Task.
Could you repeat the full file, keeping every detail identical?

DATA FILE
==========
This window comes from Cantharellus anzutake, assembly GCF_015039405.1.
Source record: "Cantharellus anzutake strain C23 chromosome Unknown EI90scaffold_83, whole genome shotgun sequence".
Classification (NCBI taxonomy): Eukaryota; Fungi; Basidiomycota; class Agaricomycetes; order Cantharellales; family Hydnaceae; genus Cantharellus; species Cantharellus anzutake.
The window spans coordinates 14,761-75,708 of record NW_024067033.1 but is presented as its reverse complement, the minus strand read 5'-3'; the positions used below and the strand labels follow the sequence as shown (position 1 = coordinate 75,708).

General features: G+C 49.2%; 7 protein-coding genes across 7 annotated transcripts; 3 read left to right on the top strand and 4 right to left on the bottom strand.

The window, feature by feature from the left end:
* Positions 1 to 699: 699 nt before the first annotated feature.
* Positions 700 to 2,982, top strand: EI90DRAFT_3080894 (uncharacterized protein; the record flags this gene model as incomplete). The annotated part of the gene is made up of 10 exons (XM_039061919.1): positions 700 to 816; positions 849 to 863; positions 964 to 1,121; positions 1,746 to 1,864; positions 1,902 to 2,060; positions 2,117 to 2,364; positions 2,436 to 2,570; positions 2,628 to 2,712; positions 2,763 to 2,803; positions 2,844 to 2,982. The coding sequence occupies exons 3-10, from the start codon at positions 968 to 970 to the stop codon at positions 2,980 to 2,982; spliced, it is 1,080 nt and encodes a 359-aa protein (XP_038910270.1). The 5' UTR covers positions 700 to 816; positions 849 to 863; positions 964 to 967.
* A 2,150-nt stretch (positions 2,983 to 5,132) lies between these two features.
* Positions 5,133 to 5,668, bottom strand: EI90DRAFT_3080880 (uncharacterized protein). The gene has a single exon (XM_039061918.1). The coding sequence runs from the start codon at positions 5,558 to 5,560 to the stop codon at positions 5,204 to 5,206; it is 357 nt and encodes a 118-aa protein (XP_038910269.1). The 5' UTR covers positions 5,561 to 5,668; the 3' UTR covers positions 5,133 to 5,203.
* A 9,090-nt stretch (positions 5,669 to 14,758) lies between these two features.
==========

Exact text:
This window comes from Cantharellus anzutake, assembly GCF_015039405.1.
Source record: "Cantharellus anzutake strain C23 chromosome Unknown EI90scaffold_83, whole genome shotgun sequence".
Classification (NCBI taxonomy): Eukaryota; Fungi; Basidiomycota; class Agaricomycetes; order Cantharellales; family Hydnaceae; genus Cantharellus; species Cantharellus anzutake.
The window spans coordinates 14,761-75,708 of record NW_024067033.1 but is presented as its reverse complement, the minus strand read 5'-3'; the positions used below and the strand labels follow the sequence as shown (position 1 = coordinate 75,708).

General features: G+C 49.2%; 7 protein-coding genes across 7 annotated transcripts; 3 read left to right on the top strand and 4 right to left on the bottom strand.

The window, feature by feature from the left end:
* Positions 1 to 699: 699 nt before the first annotated feature.
* Positions 700 to 2,982, top strand: EI90DRAFT_3080894 (uncharacterized protein; the record flags this gene model as incomplete). The annotated part of the gene is made up of 10 exons (XM_039061919.1): positions 700 to 816; positions 849 to 863; positions 964 to 1,121; positions 1,746 to 1,864; positions 1,902 to 2,060; positions 2,117 to 2,364; positions 2,436 to 2,570; positions 2,628 to 2,712; positions 2,763 to 2,803; positions 2,844 to 2,982. The coding sequence occupies exons 3-10, from the start codon at positions 968 to 970 to the stop codon at positions 2,980 to 2,982; spliced, it is 1,080 nt and encodes a 359-aa protein (XP_038910270.1). The 5' UTR covers positions 700 to 816; positions 849 to 863; positions 964 to 967.
* A 2,150-nt stretch (positions 2,983 to 5,132) lies between these two features.
* Positions 5,133 to 5,668, bottom strand: EI90DRAFT_3080880 (uncharacterized protein). The gene has a single exon (XM_039061918.1). The coding sequence runs from the start codon at positions 5,558 to 5,560 to the stop codon at positions 5,204 to 5,206; it is 357 nt and encodes a 118-aa protein (XP_038910269.1). The 5' UTR covers positions 5,561 to 5,668; the 3' UTR covers positions 5,133 to 5,203.
* A 9,090-nt stretch (positions 5,669 to 14,758) lies between these two features.